The walls of the Gordon County Sheriff’s Office are decorated with photos of old employees, historic town buildings, artistic renderings of well wishes from the community, and now — thanks to a donation from local nonprofit Blake’s House of Independence — a handmade, wood pallet art piece depicting the law enforcement flag and the silhouette of a kneeling officer.
Gordon County Sheriff Mike Ralston accepted the piece from Teresa Hall, the artist behind the work and the product coordinator at Blake’s House, and Blake’s House Classroom Instructor Shelley Barton.
“I painted this and then, once I saw it, knew it was something we had to give our law enforcement. We wanted to show our appreciation and say thank you for everything that they do to keep this community safe,” Hall said.
Barton and Hall, who have worked in design for more than three decades, regularly use their art as a way of giving back to the local community. It is part of their work at Blake’s House of Independence, a nonprofit that assists adults with special needs integrate into the workforce and develop social skills through art classes.
“We go down to Home Depot and take their scrap wood to use there. Shelley and I go down and dig for pallet wood to use from the Fountain place down on 41. They let us have it for free,” Hall said. “This is a total nonprofit organization. We get things donated, make art out of it on our own and with our clients, and then turn around and sell that art. The money goes directly back into what we do.”
Clients participate in every step of that process, from creating art pieces to selling them. Barton teaches them how to manage money, sell pieces and even shows them how to use the nonprofit’s printing machine to make specialized T-shirts.
Blake’s House was created by Jamita Martin in 2013 after her husband passed away. Her son Travis is severely and developmentally delayed on the Autism spectrum, and she worried about what would happen to him if she were unable to be there. She wanted to give him the ability to succeed on his own.
And so Blake’s House was born.
Since then, Martin has seen her son, whose middle name is Blake, and others with similar abilities learn new skills that prepare them for the workforce and develop stronger peer relationships.
“Travis is much more independent. I feel very comfortable that he’s going to be totally OK,” Martin told The Calhoun Times shortly after Blake’s House Calhoun location opened. “He warms food in the microwave, calls me and he’s a hard worker.”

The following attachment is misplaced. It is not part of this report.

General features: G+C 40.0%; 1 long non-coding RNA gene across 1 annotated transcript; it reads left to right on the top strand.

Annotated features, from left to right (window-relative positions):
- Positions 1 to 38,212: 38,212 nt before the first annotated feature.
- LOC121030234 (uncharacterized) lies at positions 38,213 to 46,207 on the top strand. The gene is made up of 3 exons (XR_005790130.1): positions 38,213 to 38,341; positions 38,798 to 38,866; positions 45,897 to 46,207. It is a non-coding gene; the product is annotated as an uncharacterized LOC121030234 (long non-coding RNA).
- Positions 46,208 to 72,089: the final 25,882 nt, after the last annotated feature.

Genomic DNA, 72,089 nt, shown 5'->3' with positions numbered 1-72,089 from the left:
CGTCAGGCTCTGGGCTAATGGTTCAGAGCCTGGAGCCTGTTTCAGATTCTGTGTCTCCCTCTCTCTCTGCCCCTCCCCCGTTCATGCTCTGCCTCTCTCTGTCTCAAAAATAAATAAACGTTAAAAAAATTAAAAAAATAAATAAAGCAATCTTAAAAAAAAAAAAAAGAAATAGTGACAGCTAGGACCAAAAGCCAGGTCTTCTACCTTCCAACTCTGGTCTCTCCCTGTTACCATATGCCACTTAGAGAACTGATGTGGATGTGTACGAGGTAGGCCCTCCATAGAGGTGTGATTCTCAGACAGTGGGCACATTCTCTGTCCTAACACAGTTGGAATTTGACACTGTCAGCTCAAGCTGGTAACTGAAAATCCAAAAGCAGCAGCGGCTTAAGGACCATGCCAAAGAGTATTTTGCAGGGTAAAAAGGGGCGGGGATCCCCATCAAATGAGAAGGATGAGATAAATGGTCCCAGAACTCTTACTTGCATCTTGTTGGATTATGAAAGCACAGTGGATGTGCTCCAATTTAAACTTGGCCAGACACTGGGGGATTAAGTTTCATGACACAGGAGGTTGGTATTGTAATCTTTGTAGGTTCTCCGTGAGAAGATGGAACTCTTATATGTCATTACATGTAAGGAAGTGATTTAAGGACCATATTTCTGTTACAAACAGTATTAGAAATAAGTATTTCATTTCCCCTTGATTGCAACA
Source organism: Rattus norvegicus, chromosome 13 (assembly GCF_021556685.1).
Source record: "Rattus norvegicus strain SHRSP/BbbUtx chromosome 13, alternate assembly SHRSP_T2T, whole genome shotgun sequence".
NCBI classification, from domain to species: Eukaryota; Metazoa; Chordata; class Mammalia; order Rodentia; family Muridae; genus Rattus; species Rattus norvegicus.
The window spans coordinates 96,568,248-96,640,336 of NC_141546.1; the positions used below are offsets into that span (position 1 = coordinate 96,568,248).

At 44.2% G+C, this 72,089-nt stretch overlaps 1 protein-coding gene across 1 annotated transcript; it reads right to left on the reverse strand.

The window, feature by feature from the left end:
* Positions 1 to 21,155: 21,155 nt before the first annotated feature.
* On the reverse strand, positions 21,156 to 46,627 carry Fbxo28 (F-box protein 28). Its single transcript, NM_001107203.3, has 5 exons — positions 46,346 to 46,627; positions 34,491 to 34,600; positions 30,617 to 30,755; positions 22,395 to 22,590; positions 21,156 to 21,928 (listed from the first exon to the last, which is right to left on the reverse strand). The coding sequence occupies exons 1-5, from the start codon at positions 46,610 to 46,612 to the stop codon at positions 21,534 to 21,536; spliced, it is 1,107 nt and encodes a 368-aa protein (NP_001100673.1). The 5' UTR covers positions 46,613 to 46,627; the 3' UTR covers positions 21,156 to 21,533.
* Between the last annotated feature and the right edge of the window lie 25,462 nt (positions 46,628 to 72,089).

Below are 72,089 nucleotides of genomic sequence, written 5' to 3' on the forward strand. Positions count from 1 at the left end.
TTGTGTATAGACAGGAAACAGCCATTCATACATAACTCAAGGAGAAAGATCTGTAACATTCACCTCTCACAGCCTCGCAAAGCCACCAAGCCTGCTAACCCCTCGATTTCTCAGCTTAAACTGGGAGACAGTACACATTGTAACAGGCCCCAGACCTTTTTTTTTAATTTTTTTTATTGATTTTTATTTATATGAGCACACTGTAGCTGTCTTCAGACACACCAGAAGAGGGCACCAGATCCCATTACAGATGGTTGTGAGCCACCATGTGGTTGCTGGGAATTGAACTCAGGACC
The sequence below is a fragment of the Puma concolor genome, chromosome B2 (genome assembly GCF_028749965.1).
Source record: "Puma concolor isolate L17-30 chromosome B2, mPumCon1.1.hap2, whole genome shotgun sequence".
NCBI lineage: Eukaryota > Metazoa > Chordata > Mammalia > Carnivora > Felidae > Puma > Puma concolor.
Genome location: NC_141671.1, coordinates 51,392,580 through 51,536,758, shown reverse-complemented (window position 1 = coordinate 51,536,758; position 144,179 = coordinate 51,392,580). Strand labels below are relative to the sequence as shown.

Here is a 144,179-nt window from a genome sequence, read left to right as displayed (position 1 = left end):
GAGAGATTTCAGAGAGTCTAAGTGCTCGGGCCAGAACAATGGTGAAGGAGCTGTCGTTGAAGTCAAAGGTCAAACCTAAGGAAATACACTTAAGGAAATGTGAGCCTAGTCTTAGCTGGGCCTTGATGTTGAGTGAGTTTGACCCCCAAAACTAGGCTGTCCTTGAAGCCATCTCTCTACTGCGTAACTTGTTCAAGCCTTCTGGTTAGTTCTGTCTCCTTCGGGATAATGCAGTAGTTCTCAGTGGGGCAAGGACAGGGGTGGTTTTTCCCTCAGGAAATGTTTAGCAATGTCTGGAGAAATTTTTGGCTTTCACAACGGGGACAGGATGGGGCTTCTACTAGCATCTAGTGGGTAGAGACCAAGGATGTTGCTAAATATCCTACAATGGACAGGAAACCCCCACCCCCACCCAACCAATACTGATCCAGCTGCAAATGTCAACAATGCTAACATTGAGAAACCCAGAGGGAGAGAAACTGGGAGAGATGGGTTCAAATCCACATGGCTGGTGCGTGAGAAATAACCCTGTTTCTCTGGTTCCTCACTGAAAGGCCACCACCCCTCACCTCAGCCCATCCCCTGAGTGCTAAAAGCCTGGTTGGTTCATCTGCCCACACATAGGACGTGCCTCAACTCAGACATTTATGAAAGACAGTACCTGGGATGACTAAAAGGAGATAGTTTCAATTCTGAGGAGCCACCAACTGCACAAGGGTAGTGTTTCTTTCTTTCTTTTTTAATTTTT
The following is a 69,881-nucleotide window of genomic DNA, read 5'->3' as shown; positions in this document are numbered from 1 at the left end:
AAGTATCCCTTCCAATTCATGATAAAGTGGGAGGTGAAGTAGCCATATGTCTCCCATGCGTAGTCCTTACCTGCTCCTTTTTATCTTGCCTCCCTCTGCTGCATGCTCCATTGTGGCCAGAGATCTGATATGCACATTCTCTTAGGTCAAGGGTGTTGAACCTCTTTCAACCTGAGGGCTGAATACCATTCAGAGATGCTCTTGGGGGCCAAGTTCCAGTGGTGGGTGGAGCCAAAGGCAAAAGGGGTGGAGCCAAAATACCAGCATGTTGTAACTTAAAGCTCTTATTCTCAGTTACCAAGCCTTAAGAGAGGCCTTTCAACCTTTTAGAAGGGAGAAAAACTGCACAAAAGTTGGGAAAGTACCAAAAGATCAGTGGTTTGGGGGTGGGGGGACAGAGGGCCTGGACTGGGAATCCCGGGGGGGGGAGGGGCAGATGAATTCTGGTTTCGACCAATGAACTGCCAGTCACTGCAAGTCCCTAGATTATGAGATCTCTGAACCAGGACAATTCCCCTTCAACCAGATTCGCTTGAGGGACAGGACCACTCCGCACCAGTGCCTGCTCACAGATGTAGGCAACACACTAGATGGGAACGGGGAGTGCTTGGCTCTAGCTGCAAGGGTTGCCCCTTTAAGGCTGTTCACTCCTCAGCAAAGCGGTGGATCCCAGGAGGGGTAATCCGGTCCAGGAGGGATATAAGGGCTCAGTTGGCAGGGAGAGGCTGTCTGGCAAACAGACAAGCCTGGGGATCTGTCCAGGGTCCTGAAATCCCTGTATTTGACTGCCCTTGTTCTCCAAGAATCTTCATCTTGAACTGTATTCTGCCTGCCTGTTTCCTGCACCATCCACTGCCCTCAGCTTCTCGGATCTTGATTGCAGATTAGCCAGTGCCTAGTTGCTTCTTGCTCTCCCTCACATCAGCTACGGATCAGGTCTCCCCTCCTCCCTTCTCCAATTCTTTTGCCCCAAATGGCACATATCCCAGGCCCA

Art classes are just one small piece of what clients can expect from Blake’s House. The nonprofit also offers employment support, resume advice, job placement and training, training in social adjustment techniques, and transportation to and from work. Many individuals who have gone through the Blake’s House program find work at places like Kroger, McDonald’s, Ruby Tuesdays, the Atlanta Braves stadium and local restaurants.
“The clients we see are usually very capable but aren’t always good about advocating for themselves. They’re often a little more cautious and shy,” Barton said. “So, we just help them get started and work with management on a job site to say, ‘This is an individual with special needs. They may need a little help with things from time to time.’ Overall, they’re good employees. They want to be at work. They like to work. They just need a little bit of assistance.”
Barton said that clients, who must be 18 or older, are referred to Blake’s House by the Georgia Vocational Rehabilitation Agency (GVRA), as well as the Department of Behavioral Health and Developmental Disabilities.
To be referred, a potential client must first meet with a Vocational Rehabilitation Counselor to complete an application and discuss their employment goals, how their disability affects their ability to work, and determine the services that are necessary to reach their employment goals. GVRA then chooses which organization is right for them.
“What we recommend is this: If you want to come here, ask to be placed here. There are several different places they can be sent from that office, depending on who specializes in what they need,” Barton said. “We tend to work with higher functioning clients in our office. They’re really capable of doing things on their own and just need a little bit of tending. They can do a lot more than they think they can.”
Parents of students who will soon be 18 or older can also speak with their school counselor about getting them assessed by GVRA and recommended for participation in the program after high school.
“I recommend doing it that way so that clients can get in as soon as they’re out of school. Coming here helps them keep a schedule and make a habit of getting out of the house and doing something productive,” Hall said.
Blake’s House in Calhoun is located at 100 Richardson Road. Art, which funds the nonprofit, can be purchased on site. The Marietta office is located at 1135 Shallowford Road. Potential clients interested in participating in programs at either location can contact GVRA at 1-844-232-1998.